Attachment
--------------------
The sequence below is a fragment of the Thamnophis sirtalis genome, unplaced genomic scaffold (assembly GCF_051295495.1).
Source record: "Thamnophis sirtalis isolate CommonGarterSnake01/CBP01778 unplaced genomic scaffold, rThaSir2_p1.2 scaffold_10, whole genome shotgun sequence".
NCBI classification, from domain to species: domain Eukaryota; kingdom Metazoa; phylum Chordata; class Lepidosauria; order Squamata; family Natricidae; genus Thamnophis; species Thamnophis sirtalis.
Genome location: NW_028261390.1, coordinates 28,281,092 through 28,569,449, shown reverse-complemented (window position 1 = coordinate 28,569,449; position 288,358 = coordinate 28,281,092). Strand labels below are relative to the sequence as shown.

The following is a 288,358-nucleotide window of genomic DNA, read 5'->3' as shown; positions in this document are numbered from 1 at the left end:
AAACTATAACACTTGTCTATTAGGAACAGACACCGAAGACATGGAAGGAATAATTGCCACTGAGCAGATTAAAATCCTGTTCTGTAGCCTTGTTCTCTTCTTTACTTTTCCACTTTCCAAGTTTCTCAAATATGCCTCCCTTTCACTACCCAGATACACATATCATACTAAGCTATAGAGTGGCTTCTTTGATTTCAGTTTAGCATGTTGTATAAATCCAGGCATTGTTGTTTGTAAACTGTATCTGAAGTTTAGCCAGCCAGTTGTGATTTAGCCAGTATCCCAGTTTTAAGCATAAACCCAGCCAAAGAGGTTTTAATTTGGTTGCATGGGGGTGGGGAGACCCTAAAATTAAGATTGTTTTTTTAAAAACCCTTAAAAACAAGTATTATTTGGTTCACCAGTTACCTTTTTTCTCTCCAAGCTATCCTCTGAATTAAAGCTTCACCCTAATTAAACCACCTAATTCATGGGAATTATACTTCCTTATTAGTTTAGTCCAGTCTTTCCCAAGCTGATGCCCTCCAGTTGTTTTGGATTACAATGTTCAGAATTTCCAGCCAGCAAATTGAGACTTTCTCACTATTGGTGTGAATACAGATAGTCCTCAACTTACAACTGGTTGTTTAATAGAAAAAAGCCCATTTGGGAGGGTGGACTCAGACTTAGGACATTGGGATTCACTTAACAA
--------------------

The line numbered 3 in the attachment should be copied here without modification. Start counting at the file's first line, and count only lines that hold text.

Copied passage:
NCBI classification, from domain to species: domain Eukaryota; kingdom Metazoa; phylum Chordata; class Lepidosauria; order Squamata; family Natricidae; genus Thamnophis; species Thamnophis sirtalis.